As the House impeachment inquiry sparked by a whistleblower complaint about President Donald Trump's talks with Ukraine intensified Friday night, the New York Times reported that a second official with "more direct information" about the matter is considering coming forward and speaking to Congress.
According to the Times, a "second intelligence official who was alarmed by President Trump's dealings with Ukraine is weighing whether to file his own formal whistleblower complaint and testify to Congress."
"The official has more direct information about the events than the first whistleblower, whose complaint that Mr. Trump was using his power to get Ukraine to investigate his political rivals touched off an impeachment inquiry," the Times reported. "The second official is among those interviewed by the intelligence community inspector general to corroborate the allegations of the original whistleblower."
The first intelligence whistleblower's complaint, which was made public last month, was based on information from other administration officials with knowledge of Trump's efforts to pressure Ukraine to launch a probe into former Vice President Joe Biden.
"A new complaint, particularly from someone closer to the events, would potentially add further credibility to the account of the first whistleblower," the Times noted.
According to the Times, Michael Atkinson, inspector general for the intelligence community, has already interviewed the second official, who has not yet committed to meeting with Congress.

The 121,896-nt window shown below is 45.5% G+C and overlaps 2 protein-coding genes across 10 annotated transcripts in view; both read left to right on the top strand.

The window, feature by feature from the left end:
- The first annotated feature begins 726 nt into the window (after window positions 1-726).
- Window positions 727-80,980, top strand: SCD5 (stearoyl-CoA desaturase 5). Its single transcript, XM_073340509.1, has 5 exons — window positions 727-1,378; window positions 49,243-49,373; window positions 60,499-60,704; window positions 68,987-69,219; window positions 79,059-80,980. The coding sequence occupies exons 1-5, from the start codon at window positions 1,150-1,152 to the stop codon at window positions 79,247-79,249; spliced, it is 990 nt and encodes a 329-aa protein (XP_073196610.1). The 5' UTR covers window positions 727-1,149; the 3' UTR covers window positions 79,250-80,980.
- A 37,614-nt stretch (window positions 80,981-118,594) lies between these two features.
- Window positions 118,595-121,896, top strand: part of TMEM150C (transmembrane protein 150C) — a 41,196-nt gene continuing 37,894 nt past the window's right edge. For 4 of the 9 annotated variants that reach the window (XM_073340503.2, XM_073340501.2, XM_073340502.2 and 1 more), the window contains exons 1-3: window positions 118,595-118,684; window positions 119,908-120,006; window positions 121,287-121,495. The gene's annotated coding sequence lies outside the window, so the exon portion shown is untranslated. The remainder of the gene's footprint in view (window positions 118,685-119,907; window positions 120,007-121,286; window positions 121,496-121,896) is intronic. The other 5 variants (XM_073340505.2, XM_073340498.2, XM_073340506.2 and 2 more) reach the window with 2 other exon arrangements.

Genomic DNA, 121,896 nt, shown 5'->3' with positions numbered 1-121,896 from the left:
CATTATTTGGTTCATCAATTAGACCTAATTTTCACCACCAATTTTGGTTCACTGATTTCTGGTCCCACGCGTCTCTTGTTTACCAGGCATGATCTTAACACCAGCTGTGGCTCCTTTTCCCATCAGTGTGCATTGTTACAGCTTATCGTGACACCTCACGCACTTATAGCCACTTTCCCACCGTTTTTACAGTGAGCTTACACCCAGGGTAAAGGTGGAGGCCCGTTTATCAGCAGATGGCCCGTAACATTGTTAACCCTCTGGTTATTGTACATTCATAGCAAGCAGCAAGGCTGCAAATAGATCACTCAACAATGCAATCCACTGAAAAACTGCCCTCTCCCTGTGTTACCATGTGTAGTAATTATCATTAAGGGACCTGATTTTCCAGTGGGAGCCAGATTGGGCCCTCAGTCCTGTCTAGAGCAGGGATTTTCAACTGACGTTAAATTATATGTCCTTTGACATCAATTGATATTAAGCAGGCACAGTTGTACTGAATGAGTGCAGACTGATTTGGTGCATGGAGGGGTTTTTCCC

News of the possibility of a second whistleblower comes as Trump continues to lob threats at the original whistleblower, demand to know the identity of the individual, and accuse the person of "treason," a crime punishable by death.
"Having the president label the whistleblower a spy that must be exposed, and having several GOP senators question whether he deserves whistleblower protection in the first place, is absolutely going to affect the willingness of others to come forward," tweeted Georgetown professor Don Moynihan on Friday.
Jesselyn Radack, a human rights lawyer who represented government whistleblowers Edward Snowden and John Kiriakou, told USA Today last week that anonymity is the "backbone" of whistleblower protections.
"What anonymity does is strip away that tendency to shoot the messenger rather than listen to the message," said Radack.